Chris Beutler .  .  .  .  .  .  .  .  .  24,803  50.60
  James Bryan Wilson  .  .  .  .  .  .  .  12 .02 
  WRITE-IN. .  .  .  .  .  .  .  .  .  .  240   .48

Beutler ran a strong campaign, despite an unpopular Democratic mayor, he was able to be the candidate for change. It didn’t hurt that his opponent was a city hall veteran who only campaigned on his party label.

Nebraskans have long been able to look past the party to vote for the better candidate. This is another example of that progress.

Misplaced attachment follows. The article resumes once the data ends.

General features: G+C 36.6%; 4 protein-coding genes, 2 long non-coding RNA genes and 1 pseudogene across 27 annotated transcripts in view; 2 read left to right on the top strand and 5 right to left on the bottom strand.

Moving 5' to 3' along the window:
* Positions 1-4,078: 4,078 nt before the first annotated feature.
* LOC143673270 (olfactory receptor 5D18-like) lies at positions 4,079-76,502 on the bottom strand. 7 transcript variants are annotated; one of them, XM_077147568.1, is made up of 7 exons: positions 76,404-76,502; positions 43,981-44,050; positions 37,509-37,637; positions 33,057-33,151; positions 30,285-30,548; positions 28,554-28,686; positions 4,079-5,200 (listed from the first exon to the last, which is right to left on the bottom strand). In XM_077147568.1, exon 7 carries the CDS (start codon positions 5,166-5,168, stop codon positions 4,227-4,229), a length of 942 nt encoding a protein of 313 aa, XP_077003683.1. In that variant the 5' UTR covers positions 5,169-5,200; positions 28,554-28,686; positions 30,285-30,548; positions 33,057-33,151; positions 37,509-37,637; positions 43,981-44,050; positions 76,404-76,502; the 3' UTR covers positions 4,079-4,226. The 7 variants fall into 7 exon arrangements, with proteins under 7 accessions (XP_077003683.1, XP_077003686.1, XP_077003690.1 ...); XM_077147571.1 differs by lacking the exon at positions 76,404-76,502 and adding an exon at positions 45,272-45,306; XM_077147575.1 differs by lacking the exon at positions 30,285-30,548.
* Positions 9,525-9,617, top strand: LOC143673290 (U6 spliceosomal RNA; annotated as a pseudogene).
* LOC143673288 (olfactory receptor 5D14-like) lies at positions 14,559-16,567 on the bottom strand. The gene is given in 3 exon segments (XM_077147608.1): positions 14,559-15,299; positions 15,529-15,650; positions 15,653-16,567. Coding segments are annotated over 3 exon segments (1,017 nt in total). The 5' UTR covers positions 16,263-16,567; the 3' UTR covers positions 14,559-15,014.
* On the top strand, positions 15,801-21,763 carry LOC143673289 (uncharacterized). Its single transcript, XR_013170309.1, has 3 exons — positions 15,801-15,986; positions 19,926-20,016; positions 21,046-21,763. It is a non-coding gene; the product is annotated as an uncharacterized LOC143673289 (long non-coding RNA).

The news was not all good for Democrats tonight, as a Democratic incumbent lost her seat on the city council, swinging it to Republican control. Svoboda, unfortunately, isn’t going anywhere. He’ll be on the city council for at least another two years.

LA-GOV: Reading Walter Boasso (D-Arabi), Reading a Southern Republican’s Party Switch

First posted at Daily Kingfish, a Louisiana political blog started by two SSP members from Louisiana.